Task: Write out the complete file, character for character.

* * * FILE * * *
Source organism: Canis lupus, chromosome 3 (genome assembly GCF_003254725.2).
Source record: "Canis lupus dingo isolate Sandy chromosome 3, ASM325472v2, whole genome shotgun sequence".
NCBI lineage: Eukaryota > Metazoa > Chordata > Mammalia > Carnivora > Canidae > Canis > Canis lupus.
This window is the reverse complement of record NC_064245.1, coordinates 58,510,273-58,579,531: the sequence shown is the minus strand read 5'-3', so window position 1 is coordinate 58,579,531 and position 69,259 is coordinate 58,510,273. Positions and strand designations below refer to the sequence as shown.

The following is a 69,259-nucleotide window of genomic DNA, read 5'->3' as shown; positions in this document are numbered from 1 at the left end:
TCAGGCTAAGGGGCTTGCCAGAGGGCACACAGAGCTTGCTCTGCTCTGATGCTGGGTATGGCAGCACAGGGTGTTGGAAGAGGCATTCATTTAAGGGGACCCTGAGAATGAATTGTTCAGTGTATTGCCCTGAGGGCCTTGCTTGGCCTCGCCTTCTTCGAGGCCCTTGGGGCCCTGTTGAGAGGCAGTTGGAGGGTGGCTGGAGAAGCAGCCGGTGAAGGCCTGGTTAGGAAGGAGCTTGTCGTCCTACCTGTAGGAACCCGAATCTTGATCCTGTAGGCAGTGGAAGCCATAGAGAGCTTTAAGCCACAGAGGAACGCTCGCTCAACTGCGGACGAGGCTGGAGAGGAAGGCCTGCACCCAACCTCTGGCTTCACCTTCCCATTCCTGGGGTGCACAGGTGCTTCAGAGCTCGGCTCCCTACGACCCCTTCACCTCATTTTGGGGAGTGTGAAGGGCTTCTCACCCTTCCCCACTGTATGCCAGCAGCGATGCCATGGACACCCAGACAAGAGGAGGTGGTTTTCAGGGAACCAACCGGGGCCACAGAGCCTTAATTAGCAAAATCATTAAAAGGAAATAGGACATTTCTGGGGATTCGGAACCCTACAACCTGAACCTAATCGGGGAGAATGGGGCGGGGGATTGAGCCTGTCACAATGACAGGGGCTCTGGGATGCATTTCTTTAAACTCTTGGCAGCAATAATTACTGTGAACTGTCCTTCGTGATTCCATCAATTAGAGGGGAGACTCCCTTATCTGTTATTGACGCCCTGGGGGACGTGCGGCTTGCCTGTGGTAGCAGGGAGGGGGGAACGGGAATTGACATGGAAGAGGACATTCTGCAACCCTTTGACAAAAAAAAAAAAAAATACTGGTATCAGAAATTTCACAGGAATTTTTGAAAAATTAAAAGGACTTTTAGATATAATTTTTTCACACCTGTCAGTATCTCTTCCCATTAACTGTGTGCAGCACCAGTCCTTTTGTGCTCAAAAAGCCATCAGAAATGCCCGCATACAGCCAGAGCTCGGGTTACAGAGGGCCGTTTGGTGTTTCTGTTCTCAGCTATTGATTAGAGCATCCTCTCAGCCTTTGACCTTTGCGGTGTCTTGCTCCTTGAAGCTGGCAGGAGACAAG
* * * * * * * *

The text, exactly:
Source organism: Canis lupus, chromosome 3 (genome assembly GCF_003254725.2).
Source record: "Canis lupus dingo isolate Sandy chromosome 3, ASM325472v2, whole genome shotgun sequence".
NCBI lineage: Eukaryota > Metazoa > Chordata > Mammalia > Carnivora > Canidae > Canis > Canis lupus.
This window is the reverse complement of record NC_064245.1, coordinates 58,510,273-58,579,531: the sequence shown is the minus strand read 5'-3', so window position 1 is coordinate 58,579,531 and position 69,259 is coordinate 58,510,273. Positions and strand designations below refer to the sequence as shown.

The following is a 69,259-nucleotide window of genomic DNA, read 5'->3' as shown; positions in this document are numbered from 1 at the left end:
TCAGGCTAAGGGGCTTGCCAGAGGGCACACAGAGCTTGCTCTGCTCTGATGCTGGGTATGGCAGCACAGGGTGTTGGAAGAGGCATTCATTTAAGGGGACCCTGAGAATGAATTGTTCAGTGTATTGCCCTGAGGGCCTTGCTTGGCCTCGCCTTCTTCGAGGCCCTTGGGGCCCTGTTGAGAGGCAGTTGGAGGGTGGCTGGAGAAGCAGCCGGTGAAGGCCTGGTTAGGAAGGAGCTTGTCGTCCTACCTGTAGGAACCCGAATCTTGATCCTGTAGGCAGTGGAAGCCATAGAGAGCTTTAAGCCACAGAGGAACGCTCGCTCAACTGCGGACGAGGCTGGAGAGGAAGGCCTGCACCCAACCTCTGGCTTCACCTTCCCATTCCTGGGGTGCACAGGTGCTTCAGAGCTCGGCTCCCTACGACCCCTTCACCTCATTTTGGGGAGTGTGAAGGGCTTCTCACCCTTCCCCACTGTATGCCAGCAGCGATGCCATGGACACCCAGACAAGAGGAGGTGGTTTTCAGGGAACCAACCGGGGCCACAGAGCCTTAATTAGCAAAATCATTAAAAGGAAATAGGACATTTCTGGGGATTCGGAACCCTACAACCTGAACCTAATCGGGGAGAATGGGGCGGGGGATTGAGCCTGTCACAATGACAGGGGCTCTGGGATGCATTTCTTTAAACTCTTGGCAGCAATAATTACTGTGAACTGTCCTTCGTGATTCCATCAATTAGAGGGGAGACTCCCTTATCTGTTATTGACGCCCTGGGGGACGTGCGGCTTGCCTGTGGTAGCAGGGAGGGGGGAACGGGAATTGACATGGAAGAGGACATTCTGCAACCCTTTGACAAAAAAAAAAAAAAATACTGGTATCAGAAATTTCACAGGAATTTTTGAAAAATTAAAAGGACTTTTAGATATAATTTTTTCACACCTGTCAGTATCTCTTCCCATTAACTGTGTGCAGCACCAGTCCTTTTGTGCTCAAAAAGCCATCAGAAATGCCCGCATACAGCCAGAGCTCGGGTTACAGAGGGCCGTTTGGTGTTTCTGTTCTCAGCTATTGATTAGAGCATCCTCTCAGCCTTTGACCTTTGCGGTGTCTTGCTCCTTGAAGCTGGCAGGAGACAAG